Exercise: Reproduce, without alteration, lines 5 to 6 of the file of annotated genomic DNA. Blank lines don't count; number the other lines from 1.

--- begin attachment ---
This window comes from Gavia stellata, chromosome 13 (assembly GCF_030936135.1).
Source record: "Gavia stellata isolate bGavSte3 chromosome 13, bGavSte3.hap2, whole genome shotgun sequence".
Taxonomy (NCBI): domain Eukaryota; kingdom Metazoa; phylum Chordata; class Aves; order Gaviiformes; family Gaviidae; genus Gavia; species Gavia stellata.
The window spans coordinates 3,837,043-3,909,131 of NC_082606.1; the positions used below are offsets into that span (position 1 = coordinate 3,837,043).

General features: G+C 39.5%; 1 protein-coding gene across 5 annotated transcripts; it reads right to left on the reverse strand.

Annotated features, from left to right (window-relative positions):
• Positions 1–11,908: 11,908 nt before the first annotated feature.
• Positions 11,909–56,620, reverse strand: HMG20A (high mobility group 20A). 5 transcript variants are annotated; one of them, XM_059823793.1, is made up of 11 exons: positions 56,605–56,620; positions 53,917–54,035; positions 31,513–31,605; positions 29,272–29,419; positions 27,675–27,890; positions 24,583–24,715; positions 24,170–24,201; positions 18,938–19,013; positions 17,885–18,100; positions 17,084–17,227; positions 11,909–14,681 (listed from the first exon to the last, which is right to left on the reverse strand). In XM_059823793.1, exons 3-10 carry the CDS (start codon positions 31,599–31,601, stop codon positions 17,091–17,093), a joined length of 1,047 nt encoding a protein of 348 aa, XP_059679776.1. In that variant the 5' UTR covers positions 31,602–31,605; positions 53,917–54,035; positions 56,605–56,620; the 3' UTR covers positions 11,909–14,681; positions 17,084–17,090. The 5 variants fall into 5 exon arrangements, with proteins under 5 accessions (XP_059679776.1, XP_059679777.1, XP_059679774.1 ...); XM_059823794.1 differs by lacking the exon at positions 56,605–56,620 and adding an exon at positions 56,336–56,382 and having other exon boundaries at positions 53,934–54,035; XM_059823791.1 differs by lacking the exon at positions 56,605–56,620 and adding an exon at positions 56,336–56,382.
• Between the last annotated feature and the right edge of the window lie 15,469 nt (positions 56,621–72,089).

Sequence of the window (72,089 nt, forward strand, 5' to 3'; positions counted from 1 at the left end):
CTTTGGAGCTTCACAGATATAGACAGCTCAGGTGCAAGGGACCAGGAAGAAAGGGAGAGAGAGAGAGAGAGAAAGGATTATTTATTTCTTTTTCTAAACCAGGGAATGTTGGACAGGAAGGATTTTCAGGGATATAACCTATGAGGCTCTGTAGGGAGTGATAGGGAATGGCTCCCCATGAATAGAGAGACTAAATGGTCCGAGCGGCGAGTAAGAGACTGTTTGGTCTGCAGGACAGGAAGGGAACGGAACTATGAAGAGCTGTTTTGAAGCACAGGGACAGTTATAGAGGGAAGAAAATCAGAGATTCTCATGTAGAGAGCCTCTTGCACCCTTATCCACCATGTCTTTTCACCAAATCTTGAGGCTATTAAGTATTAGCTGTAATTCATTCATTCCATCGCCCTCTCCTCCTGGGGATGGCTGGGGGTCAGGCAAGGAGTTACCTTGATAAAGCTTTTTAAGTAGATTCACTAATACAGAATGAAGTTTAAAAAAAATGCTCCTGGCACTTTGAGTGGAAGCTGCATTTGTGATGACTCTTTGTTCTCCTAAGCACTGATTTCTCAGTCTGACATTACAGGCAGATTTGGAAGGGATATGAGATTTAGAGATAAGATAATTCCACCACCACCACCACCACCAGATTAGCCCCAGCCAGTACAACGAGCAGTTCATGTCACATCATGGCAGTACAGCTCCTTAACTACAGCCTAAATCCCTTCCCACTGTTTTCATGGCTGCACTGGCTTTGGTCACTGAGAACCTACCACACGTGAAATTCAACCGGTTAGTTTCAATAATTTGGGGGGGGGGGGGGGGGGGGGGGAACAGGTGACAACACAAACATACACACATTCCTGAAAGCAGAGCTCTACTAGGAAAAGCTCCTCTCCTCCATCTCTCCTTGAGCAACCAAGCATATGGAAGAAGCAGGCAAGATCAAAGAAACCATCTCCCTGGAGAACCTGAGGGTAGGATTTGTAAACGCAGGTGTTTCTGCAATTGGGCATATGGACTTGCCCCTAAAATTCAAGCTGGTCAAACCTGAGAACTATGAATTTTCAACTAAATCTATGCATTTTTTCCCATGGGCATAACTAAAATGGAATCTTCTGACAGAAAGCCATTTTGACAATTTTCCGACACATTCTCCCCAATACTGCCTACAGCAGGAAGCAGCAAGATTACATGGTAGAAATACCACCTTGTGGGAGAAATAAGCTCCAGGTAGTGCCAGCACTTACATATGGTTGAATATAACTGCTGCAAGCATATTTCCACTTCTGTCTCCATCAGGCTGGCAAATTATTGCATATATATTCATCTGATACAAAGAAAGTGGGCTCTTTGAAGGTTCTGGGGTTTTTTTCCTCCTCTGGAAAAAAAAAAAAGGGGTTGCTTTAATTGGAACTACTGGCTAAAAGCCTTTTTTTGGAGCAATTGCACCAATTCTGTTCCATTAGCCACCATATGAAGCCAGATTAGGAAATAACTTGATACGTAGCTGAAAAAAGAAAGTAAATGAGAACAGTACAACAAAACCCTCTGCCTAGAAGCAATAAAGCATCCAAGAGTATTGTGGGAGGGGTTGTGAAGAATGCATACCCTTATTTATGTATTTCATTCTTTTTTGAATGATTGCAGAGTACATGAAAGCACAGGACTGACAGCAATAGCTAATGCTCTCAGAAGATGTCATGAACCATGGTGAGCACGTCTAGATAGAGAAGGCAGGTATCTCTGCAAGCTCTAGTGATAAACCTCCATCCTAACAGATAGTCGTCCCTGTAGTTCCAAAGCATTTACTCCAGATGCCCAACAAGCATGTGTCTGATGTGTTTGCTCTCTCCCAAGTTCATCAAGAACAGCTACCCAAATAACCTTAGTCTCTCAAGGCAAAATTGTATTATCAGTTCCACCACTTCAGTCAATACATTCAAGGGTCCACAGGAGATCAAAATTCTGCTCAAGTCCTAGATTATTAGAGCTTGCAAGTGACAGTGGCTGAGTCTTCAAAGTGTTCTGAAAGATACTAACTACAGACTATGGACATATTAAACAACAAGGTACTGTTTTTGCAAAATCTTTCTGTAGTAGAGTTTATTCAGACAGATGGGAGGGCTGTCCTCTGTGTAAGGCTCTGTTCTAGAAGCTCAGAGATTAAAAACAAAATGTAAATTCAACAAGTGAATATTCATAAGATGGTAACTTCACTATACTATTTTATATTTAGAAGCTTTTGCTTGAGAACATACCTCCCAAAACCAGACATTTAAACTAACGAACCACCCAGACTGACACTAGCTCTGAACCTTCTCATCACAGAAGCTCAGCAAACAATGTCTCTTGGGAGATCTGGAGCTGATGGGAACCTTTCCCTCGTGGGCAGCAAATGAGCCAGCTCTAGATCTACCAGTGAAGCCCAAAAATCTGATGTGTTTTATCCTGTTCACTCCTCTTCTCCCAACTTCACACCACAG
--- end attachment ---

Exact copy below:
General features: G+C 39.5%; 1 protein-coding gene across 5 annotated transcripts; it reads right to left on the reverse strand.

Annotated features, from left to right (window-relative positions):